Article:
By Piya Sinha-Roy
LOS ANGELES (Reuters) - When Italian actor Lorenzo Richelmy stepped into the lead role of Netflix Inc's historical series "Marco Polo," he faced one major hurdle. He did not speak English.
"I was terrified," Richelmy said. "Language is one of the most important things for an actor, so I worked a lot to learn."
Already an established actor in Italy, Richelmy leads the origin story of 12th century Venetian merchant Marco Polo, credited with being one of the world's first explorers with his documented journey through the realms of Kublai Khan's Mongolian empire.
Richelmy, 24, discussed his experience ahead of "Marco Polo" being released across Netflix's online streaming platform on Friday.
Q: How do you connect with this legendary 12th century man?
A: I'm Italian. That helps a lot because back in the day, cultural differences were more evident ... but he was cultured and that was the first thing that amazed people from the East.
Also, I've been in all the places that Marco Polo has been, because my stepfather was stationed in Southeast Asia, so since I was 9, every year I'd visit Vietnam or Myanmar.
Q: How does Marco change over the series spanning five years?
A: At the beginning, he doesn't know anything. At the end, he knows a lot of himself, and the fact that he sees two worlds and he's raised in both worlds, it's beautiful, because they weave parts of the two systems into him. We wanted to create the kid who becomes the great explorer.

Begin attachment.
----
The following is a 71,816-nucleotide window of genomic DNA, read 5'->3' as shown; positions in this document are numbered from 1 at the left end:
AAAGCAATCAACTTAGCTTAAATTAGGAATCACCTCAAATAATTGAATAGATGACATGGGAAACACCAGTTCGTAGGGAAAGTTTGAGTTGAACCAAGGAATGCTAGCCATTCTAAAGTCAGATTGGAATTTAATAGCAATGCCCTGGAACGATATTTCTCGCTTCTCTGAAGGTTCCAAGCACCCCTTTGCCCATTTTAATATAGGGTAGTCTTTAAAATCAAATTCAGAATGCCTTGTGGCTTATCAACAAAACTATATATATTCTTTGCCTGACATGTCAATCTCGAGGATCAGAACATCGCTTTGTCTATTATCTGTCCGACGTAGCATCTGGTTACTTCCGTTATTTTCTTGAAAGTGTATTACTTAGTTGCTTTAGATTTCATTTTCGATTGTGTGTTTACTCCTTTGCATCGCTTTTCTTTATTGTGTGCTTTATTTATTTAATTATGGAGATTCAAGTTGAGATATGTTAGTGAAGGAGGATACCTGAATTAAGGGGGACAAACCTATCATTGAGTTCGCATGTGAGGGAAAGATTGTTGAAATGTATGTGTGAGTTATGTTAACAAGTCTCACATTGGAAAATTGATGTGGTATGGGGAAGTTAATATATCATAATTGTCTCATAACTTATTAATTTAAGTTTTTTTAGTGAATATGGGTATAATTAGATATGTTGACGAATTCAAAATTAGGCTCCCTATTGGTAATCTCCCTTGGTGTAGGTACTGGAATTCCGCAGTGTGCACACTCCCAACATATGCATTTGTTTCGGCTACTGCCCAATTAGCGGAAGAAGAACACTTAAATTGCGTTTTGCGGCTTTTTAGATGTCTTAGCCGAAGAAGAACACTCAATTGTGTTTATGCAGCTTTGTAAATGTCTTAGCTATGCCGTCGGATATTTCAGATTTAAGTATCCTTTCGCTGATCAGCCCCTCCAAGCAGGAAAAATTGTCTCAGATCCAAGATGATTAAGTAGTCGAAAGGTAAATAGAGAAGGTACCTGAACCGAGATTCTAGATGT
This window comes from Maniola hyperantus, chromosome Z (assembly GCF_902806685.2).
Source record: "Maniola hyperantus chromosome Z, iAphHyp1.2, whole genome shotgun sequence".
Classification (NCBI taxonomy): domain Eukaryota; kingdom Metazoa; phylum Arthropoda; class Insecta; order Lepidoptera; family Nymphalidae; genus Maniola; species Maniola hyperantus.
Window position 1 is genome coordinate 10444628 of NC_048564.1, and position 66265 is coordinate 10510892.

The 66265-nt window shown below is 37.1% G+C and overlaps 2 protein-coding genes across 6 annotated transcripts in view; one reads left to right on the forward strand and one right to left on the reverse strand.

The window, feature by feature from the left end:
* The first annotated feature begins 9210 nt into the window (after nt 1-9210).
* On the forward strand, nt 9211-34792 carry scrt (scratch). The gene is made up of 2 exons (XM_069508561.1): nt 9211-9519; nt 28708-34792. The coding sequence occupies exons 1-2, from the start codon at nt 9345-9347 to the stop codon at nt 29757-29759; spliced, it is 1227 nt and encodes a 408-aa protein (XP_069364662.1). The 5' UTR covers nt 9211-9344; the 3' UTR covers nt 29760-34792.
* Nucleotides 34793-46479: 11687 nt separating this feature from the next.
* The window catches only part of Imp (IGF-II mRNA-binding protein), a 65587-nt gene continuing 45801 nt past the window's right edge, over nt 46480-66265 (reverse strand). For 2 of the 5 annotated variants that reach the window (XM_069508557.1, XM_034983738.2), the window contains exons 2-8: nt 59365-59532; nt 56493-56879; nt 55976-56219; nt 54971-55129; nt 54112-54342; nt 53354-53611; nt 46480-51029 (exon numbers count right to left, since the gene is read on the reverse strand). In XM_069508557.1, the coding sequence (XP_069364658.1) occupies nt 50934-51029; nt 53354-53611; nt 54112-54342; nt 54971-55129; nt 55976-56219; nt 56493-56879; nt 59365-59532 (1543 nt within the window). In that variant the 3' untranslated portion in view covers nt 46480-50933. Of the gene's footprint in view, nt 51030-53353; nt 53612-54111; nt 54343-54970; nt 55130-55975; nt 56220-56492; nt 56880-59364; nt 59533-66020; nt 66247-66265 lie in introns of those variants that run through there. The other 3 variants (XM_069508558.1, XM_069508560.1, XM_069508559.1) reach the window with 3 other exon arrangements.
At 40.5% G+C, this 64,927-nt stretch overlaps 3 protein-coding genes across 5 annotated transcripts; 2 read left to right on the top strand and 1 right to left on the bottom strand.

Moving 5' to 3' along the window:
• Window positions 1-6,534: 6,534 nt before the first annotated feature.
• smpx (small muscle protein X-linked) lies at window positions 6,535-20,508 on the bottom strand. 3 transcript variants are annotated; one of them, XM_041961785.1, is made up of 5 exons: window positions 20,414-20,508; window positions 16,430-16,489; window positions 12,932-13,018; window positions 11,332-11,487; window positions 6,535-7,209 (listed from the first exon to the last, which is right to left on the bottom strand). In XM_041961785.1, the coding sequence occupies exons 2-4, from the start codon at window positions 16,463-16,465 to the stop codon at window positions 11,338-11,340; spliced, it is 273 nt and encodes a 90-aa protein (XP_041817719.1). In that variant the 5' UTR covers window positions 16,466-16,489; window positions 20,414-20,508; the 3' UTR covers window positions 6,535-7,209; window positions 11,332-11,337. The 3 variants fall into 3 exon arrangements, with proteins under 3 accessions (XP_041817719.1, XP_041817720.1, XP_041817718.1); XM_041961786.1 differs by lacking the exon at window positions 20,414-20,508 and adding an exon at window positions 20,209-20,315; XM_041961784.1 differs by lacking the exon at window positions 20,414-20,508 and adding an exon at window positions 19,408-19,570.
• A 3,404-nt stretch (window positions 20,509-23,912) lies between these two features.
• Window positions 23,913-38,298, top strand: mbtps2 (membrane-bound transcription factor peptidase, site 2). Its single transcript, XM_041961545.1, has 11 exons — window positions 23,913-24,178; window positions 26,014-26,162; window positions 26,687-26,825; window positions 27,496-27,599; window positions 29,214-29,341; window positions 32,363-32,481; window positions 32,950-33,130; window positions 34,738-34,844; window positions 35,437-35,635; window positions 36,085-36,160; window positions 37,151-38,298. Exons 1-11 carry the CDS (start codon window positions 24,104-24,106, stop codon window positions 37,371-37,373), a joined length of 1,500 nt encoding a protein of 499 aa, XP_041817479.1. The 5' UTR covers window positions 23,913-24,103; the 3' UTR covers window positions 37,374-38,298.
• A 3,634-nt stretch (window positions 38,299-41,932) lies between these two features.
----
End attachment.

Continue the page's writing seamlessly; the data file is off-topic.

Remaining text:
Q: Italy doesn't have Netflix yet, so how familiar were you with it?
A: I didn't know what it was. The first time they told me it was Netflix, I said "I wish it was HBO!" (laughs) And then I realized it's much better.
Q: After doing this show, are you being drawn to Hollywood?
A: My life now is changing, and I get calls from people that I've never met. I've been working a lot on this, and for now it's enough. I have my work in Rome, I want to live there and I don't want to live here.
I'm not interested in the Hollywood system. I'd like to work here, I love the market here and the things that they do, but I can work even from Italy. The beautiful thing for me right now is that I have nothing to lose. That's a good place to be.
(Reporting by Piya Sinha-Roy; Editing by Eric Kelsey and Richard Chang)